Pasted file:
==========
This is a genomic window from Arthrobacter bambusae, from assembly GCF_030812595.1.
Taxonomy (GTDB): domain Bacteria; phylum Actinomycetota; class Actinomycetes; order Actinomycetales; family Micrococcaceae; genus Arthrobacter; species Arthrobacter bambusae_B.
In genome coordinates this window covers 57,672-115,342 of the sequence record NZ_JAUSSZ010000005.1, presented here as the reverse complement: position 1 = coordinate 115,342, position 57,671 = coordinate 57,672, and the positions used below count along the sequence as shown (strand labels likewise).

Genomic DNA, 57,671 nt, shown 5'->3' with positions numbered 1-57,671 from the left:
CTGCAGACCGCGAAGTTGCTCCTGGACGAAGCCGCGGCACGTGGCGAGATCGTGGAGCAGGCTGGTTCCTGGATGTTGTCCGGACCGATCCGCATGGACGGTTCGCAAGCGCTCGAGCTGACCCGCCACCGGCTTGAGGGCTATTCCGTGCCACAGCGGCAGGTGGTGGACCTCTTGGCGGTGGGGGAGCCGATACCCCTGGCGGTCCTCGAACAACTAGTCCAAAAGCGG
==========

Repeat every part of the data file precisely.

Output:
This is a genomic window from Arthrobacter bambusae, from assembly GCF_030812595.1.
Taxonomy (GTDB): domain Bacteria; phylum Actinomycetota; class Actinomycetes; order Actinomycetales; family Micrococcaceae; genus Arthrobacter; species Arthrobacter bambusae_B.
In genome coordinates this window covers 57,672-115,342 of the sequence record NZ_JAUSSZ010000005.1, presented here as the reverse complement: position 1 = coordinate 115,342, position 57,671 = coordinate 57,672, and the positions used below count along the sequence as shown (strand labels likewise).

Genomic DNA, 57,671 nt, shown 5'->3' with positions numbered 1-57,671 from the left:
CTGCAGACCGCGAAGTTGCTCCTGGACGAAGCCGCGGCACGTGGCGAGATCGTGGAGCAGGCTGGTTCCTGGATGTTGTCCGGACCGATCCGCATGGACGGTTCGCAAGCGCTCGAGCTGACCCGCCACCGGCTTGAGGGCTATTCCGTGCCACAGCGGCAGGTGGTGGACCTCTTGGCGGTGGGGGAGCCGATACCCCTGGCGGTCCTCGAACAACTAGTCCAAAAGCGG